Amber Alerts

A true AMBER (America’s Missing: Broadcasting Emergency Response) Alert is used to advertise far and wide when a missing child is suspected of being abducted.  Some companies have attempted to create a similar service (though on a much smaller scale) to alert people in a town or neighborhood when a pet goes missing.  Most Amber Pet Alerts are conducted by sending out an automated phone message, but other companies will send out postcards or even text messages.

Recommended Services
LostMyDoggie and LostMyKitty are the same company and share a lost pet database.  You can submit a FREE lost pet report to their database and they will email or fax a lost pet flyer to at least the closest 25 shelters, vets, rescues groups and other animal related businesses.  After you submit your listing, you can login and view a list of where your flyer was sent.  You an upgrade your listing for a small fee such as an extended listing (free listings are only posted for one week) or adding your phone number or a reward amount.  These add-ons come with a 30 day money back guarantee if your pet is not found.  Phone call services are an additional fee and are non-refundable.  For more information on how their services work, check out their Frequently Asked Questions (located at the bottom of their site).  I definitely recommend using their free alert service.  I’m not yet sold on the usefulness of phone call alerts.  I think that they can help in some circumstances such as lost dogs and friendly lost cats, but other advertising methods are often more effective for lost indoor-only cats.

PawBoost also offers a FREE listing to their database and an email alert to shelters, rescues and vets.  After you post your listing, you can login and view the list of businesses emailed.  They also create a Facebook post and share it to the their Facebook page for your region.  For a fee, they will “boost” your Facebook post to people that live within 10 miles of where your pet went missing.  Boosted posts are shown as “sponsored” posts that appear in people’s Facebook timelines.  This might be effective for a lost dog, but the advertising area is set too large for most lost cats.  I recommend their free posting service, but I’m not yet sure about the effectiveness of boosted posts.  I’m currently testing some out myself on a limited basis.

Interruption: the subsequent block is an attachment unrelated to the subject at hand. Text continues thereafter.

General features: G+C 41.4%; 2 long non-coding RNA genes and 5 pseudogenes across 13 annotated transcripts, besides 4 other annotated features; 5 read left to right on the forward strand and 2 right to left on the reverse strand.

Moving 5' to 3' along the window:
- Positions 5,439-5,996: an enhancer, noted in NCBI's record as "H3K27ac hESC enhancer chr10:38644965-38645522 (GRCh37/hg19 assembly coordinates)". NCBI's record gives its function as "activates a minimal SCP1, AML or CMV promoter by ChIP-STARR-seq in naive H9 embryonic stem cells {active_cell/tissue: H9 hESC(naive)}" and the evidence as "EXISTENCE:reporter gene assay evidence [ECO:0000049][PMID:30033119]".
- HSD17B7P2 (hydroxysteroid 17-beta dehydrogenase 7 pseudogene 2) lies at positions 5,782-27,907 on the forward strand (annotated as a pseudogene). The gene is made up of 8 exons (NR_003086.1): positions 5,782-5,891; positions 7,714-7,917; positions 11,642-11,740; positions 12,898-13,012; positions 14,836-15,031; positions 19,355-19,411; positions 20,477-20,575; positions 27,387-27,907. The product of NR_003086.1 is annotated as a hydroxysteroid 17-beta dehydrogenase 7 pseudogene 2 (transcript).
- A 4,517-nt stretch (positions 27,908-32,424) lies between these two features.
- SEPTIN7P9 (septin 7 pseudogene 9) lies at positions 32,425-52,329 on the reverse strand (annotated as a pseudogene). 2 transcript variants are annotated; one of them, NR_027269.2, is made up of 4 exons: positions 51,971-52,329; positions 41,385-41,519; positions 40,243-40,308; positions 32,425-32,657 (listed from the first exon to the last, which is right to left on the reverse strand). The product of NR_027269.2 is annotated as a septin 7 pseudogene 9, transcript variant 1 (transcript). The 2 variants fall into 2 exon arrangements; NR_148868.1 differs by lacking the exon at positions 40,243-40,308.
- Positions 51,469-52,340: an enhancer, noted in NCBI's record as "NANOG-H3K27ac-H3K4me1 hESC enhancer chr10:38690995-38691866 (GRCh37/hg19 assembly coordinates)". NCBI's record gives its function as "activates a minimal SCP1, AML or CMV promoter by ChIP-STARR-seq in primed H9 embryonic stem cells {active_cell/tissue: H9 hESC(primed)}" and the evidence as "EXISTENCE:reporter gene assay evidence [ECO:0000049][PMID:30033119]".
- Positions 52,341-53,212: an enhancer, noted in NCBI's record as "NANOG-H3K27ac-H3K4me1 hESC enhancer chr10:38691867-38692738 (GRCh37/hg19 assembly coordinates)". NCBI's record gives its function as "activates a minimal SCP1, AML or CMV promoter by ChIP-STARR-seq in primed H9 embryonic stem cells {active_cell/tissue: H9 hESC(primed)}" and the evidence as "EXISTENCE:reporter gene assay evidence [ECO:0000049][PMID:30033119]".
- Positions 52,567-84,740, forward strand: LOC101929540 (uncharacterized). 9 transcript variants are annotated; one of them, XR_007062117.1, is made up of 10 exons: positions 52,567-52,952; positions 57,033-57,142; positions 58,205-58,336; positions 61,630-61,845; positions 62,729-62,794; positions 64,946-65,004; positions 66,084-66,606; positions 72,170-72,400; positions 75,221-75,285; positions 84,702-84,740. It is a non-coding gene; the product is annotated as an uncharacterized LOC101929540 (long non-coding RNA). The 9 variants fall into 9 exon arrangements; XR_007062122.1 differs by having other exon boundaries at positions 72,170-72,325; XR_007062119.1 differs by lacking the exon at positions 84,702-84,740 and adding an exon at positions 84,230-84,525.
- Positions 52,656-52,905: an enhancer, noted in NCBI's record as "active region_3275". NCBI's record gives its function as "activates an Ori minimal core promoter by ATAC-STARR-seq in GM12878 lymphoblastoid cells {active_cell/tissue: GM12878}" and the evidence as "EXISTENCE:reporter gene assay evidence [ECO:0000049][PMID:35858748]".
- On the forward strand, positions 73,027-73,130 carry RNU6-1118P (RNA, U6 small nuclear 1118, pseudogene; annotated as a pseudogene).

Pet Amber Alert Companies

These companies will send out a customized lost pet phone call or post card to your neighbors.  Some also offer paid advertising via Facebook or Google ads.  Most will list your pet on their online database and may share your posting on Facebook.  A few offer free emails or faxes to shelters, rescues, vets and other lost pet businesses (see recommended services above).  These types of services are most effective for lost dogs and friendly lost cats.

    • Find Lost Cat – offers both phone call alerts and post card services for lost cats
    • FindToto – offers alert packages that include phone calls, social media post views and Google ad views
    • (sponsored link) – offers phone call alerts and email/fax flyers to local pet businesses
    • (sponsored link) – offers phone call alerts and email/fax flyers to local pet businesses
    • Lost Pet Cards – offers lost pet post cards
    • PawBoost – offers free and sponsored Facebook posts
    • Pet Harbor – offers lost pet post cards
    • Your local post office: you can also create your own postcard or flyer and have your post office deliver it for you.  This is often considerably cheaper than the postcard companies, which often have a minimum order of 500-1000 cards.  For more information, visit your post office or check out Every Door Direct Mail.  Please note that post cards must meet certain specifications to be mailed using this service.

Companies to Avoid